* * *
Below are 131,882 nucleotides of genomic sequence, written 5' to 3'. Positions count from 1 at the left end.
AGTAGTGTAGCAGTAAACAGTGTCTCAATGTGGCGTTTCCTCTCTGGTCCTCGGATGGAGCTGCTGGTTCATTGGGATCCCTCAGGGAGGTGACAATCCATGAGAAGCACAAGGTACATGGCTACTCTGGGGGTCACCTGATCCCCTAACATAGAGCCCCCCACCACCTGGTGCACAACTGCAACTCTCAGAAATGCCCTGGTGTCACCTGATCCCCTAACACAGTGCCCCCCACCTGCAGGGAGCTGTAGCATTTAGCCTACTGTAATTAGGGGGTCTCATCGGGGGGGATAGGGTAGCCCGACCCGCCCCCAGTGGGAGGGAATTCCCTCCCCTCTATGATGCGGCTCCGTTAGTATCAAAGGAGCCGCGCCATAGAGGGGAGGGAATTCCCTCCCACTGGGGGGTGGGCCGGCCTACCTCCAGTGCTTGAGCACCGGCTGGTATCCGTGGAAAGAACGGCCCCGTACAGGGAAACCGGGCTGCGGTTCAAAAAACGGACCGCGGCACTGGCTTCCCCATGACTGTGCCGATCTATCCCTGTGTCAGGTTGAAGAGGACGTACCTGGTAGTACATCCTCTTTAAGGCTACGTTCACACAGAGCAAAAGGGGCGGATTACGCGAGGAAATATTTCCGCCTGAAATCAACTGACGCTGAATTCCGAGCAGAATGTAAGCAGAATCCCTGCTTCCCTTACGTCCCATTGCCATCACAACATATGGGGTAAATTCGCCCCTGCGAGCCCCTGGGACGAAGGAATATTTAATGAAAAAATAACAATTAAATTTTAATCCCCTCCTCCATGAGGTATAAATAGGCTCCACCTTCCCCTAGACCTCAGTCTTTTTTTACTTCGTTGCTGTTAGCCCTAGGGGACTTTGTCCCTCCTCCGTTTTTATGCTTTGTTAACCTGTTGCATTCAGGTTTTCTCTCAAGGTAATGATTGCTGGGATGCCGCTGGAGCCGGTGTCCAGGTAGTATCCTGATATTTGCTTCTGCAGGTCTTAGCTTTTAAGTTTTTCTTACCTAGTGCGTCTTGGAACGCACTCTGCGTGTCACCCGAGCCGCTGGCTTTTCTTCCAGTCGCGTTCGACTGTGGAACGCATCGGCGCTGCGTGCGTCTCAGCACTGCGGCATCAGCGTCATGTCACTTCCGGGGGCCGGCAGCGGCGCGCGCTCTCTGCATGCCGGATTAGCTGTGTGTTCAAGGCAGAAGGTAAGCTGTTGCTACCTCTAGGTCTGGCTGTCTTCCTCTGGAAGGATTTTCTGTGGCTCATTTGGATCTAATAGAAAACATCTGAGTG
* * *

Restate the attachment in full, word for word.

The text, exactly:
Below are 131,882 nucleotides of genomic sequence, written 5' to 3'. Positions count from 1 at the left end.
AGTAGTGTAGCAGTAAACAGTGTCTCAATGTGGCGTTTCCTCTCTGGTCCTCGGATGGAGCTGCTGGTTCATTGGGATCCCTCAGGGAGGTGACAATCCATGAGAAGCACAAGGTACATGGCTACTCTGGGGGTCACCTGATCCCCTAACATAGAGCCCCCCACCACCTGGTGCACAACTGCAACTCTCAGAAATGCCCTGGTGTCACCTGATCCCCTAACACAGTGCCCCCCACCTGCAGGGAGCTGTAGCATTTAGCCTACTGTAATTAGGGGGTCTCATCGGGGGGGATAGGGTAGCCCGACCCGCCCCCAGTGGGAGGGAATTCCCTCCCCTCTATGATGCGGCTCCGTTAGTATCAAAGGAGCCGCGCCATAGAGGGGAGGGAATTCCCTCCCACTGGGGGGTGGGCCGGCCTACCTCCAGTGCTTGAGCACCGGCTGGTATCCGTGGAAAGAACGGCCCCGTACAGGGAAACCGGGCTGCGGTTCAAAAAACGGACCGCGGCACTGGCTTCCCCATGACTGTGCCGATCTATCCCTGTGTCAGGTTGAAGAGGACGTACCTGGTAGTACATCCTCTTTAAGGCTACGTTCACACAGAGCAAAAGGGGCGGATTACGCGAGGAAATATTTCCGCCTGAAATCAACTGACGCTGAATTCCGAGCAGAATGTAAGCAGAATCCCTGCTTCCCTTACGTCCCATTGCCATCACAACATATGGGGTAAATTCGCCCCTGCGAGCCCCTGGGACGAAGGAATATTTAATGAAAAAATAACAATTAAATTTTAATCCCCTCCTCCATGAGGTATAAATAGGCTCCACCTTCCCCTAGACCTCAGTCTTTTTTTACTTCGTTGCTGTTAGCCCTAGGGGACTTTGTCCCTCCTCCGTTTTTATGCTTTGTTAACCTGTTGCATTCAGGTTTTCTCTCAAGGTAATGATTGCTGGGATGCCGCTGGAGCCGGTGTCCAGGTAGTATCCTGATATTTGCTTCTGCAGGTCTTAGCTTTTAAGTTTTTCTTACCTAGTGCGTCTTGGAACGCACTCTGCGTGTCACCCGAGCCGCTGGCTTTTCTTCCAGTCGCGTTCGACTGTGGAACGCATCGGCGCTGCGTGCGTCTCAGCACTGCGGCATCAGCGTCATGTCACTTCCGGGGGCCGGCAGCGGCGCGCGCTCTCTGCATGCCGGATTAGCTGTGTGTTCAAGGCAGAAGGTAAGCTGTTGCTACCTCTAGGTCTGGCTGTCTTCCTCTGGAAGGATTTTCTGTGGCTCATTTGGATCTAATAGAAAACATCTGAGTG